Autobiography – Sylvia Beach

In which we are intellectual, possibly.

I found Sylvia Beach’s autobiography (in the Faber&Faber 1st ed.) at a second-hand bookshop last Saturday, so that’s been my main read this week. In case you don’t know who SB is, I’ll enlighten you. She was an American who came over to Paris after WW1 and sort of never left. She started a bookshop called Shakespeare & Company, to provide the French with a place to get hold of contemporary writing in English and to provide a similar service to the English-speaking writers in more or less voluntary exile in Paris at the time – the so-called «Lost Generation», Joyce, Pund, Hemingway and so on. In the process she also managed to publish Joyce’s «unpublishable» Ulysses (it was banned in the States and the UK already, due to some excerpts that had been published in literary magazines), and as such should get a posthumous medal for outstanding services to humanity.

The book is very interesting in its first half, which is properly autobiographical. Unfortunately, by about half-way through it turns into something so much like pure name-dropping that it gets excessively repetitive. The bookshop was the meeting point for so many intellectuals in Paris at the time, and in order to not leave anyone out, SB gives 1-3 pages to each person, which leaves room for little more than a variation on «X is a very good writer/painter/composer and I very much enjoyed his/her work NN. He/she first came to the shop in 19?? and we went to lunch at such’n’such with Y, Z and Joyce.»

To counter all this intellectualism, I spent a couple of very childish hours rereading the five Ole Alexander books by Norwegian children’s book writer Anne-Cath. Vestly. I haven’t read them since I was a kid, in fact, I don’t suppose I’ve ever actually read them, I probably had them read to me. I also remember occasionally listening in when my parents read them to my brother, who would have been 4-ish, so I’d have been 11-ish. Anyway, they made an excellent movie from the first two books about two years ago, and I’ve been eying the books on the shelf occasinally and thinking I’d reread them. So I did. They’re still brilliant, though a mite too much directed at four- to five-year-olds even for me.

Breakfast in Brighton – Nigel Richardson

In which we go rambling.

I finished The Road to McCarthy last week. A somewhat more rambling account than the author’s previous book (McCarthy’s Bar), but none the worse for that. Not the sort of book I would advise for reading on the bus if you are at all shy about people staring, it is frequently laugh out loud funny.

I then picked up a book I found in a charity shop in Glasgow, Breakfast in Brighton, by Nigel Richardson (or Nicholas, whichever amazon entry you believe – very strange that). In rambling terms it gave Pete McCarthy a run for his money. I’m still not entirely sure what the book was all about. However, it was a very pleasant read. A little knowledge of Brighton and Sussex may be an advantage, but I suspect the book is quite as enjoyable if you’ve never been anywhere near the place.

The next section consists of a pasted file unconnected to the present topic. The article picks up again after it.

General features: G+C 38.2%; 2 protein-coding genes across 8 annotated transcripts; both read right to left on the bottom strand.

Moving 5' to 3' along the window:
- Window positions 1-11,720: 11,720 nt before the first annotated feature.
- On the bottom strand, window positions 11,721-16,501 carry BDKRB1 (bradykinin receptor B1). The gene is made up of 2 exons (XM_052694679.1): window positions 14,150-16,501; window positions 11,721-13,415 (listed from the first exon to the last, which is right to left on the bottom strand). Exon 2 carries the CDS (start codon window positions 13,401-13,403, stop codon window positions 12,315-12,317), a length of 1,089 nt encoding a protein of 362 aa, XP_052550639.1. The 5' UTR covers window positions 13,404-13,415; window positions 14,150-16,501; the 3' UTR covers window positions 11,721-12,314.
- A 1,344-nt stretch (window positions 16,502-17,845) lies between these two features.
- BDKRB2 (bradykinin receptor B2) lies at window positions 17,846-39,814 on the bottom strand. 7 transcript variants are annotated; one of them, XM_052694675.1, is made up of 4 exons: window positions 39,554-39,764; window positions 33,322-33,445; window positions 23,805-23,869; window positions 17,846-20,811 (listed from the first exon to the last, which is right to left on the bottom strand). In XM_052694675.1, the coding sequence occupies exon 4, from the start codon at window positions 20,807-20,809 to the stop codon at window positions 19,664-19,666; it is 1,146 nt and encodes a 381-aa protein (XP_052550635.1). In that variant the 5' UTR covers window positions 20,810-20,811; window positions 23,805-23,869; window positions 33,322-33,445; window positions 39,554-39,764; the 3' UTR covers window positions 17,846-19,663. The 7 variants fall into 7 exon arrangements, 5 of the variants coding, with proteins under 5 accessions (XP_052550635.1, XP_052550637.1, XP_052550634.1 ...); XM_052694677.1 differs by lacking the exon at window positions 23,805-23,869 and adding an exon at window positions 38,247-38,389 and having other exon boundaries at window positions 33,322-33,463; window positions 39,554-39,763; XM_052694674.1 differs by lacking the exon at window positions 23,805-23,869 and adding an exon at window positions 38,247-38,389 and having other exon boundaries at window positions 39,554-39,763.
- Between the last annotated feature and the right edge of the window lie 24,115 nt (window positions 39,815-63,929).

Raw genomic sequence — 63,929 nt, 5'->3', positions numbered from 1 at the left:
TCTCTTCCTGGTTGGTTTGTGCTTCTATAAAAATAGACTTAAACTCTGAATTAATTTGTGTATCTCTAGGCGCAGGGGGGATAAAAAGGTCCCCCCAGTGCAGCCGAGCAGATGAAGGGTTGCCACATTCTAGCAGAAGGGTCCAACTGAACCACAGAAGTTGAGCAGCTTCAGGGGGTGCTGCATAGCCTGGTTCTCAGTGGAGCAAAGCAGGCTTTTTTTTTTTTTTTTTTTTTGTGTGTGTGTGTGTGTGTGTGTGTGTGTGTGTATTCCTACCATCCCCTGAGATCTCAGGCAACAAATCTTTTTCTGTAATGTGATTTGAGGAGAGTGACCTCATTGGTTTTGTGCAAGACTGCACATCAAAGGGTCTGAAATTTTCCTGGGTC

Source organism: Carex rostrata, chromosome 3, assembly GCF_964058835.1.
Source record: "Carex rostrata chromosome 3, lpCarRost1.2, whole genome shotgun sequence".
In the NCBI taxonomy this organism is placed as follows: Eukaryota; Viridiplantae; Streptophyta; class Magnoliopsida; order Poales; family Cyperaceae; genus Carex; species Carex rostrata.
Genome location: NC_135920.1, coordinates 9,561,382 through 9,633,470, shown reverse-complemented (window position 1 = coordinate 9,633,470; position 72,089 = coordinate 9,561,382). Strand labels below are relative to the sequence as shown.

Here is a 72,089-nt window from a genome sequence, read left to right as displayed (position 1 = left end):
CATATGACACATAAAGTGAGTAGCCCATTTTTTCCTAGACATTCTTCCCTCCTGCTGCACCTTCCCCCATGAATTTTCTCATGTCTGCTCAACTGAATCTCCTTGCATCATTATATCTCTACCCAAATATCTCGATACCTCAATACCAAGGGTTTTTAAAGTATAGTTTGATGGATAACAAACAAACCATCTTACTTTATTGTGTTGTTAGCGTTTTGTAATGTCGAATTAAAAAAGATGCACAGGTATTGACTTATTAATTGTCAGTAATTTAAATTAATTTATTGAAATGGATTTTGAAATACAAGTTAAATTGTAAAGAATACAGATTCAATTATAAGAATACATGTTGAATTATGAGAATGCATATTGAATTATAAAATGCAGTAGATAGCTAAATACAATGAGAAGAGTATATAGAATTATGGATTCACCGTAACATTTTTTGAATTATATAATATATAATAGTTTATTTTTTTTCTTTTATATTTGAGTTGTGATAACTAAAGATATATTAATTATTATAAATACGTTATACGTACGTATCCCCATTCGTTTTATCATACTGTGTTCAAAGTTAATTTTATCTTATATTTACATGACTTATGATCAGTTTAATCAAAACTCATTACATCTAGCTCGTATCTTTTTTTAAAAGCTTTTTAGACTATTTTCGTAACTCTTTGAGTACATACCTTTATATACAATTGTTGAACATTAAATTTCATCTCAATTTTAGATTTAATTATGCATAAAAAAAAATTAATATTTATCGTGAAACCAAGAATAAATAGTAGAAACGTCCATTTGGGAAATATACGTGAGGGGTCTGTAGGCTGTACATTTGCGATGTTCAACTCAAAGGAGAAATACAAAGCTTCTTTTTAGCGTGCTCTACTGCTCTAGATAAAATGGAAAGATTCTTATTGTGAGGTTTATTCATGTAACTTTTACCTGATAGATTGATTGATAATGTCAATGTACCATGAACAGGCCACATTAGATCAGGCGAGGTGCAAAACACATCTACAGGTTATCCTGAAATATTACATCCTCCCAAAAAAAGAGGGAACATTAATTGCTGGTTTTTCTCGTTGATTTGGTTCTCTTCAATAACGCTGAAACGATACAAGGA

I’m obviously into writing long and profound analyses of books at the moment…

«Pleasant read». Hmph.

The Prisoner of Zenda – Anthony Hope

In which we buckle our swash.

I’ve been listening to The Prisoner of Zenda getting to and from work this week. Very entertaining, and a good sort of book for listening to in a place where you may get distracted. Partly because there is nothing terribly complicated going on, but mostly because it’s so engaging that you’re less prone to distractions than you migh be with a slower-moving book. The latter is a bit of a nuisance when going to work, I have been hovering outside the door a couple of mornings, unwilling to step through and back to reality and wait hours and hours to see what happens next. But you can’t have everything.

(The Penguin edition available at amazon seems to have a sequel in the same book. Stupidly, I scrolled down to the reviews where someone, even more stupidly, gives the sequel’s plot away. Oh, well. Consider yourself warned. For my part, I still want to see if I the library might have it.)

Notes and natives

brysonIn which we look for travelling companions.

Following Faintheart, I succumbed and reread Bill Bryson’s Notes from a Small Island, despite the fact that very little of it concerns Scotland (Scotland being the topic I’m supposed to be covering). It really is an excellent book. I think one of the reasons I like Bryson som much is that he’s as batty about Britain as I am. And in precisely the same way, too. We may complain about the plumbing (or ask «What plumbing? You mean they have plumbing?») and we may be bewildered by bus queues and picnics on the beach in a gale, but we love even the plumbing and the queues and the picnics, simply because Britain wouldn’t be Britain without them. (Cue the librarian walking into a B&B and exclaiming with delight: «Look! Separate taps for hot and cold water!» though if someone suggested she install such a system at home she’d be horrified, naturally, just think of the impracticality!) Which doesn’t mean that Bryson likes every place he visits, and it certainly doesn’t mean he doesn’t say some pretty cutting (though mainly quite funny) things about people and places, but at least you get the feeling that, on the whole, he actually likes travelling. What a nice change from Mr. Jennings.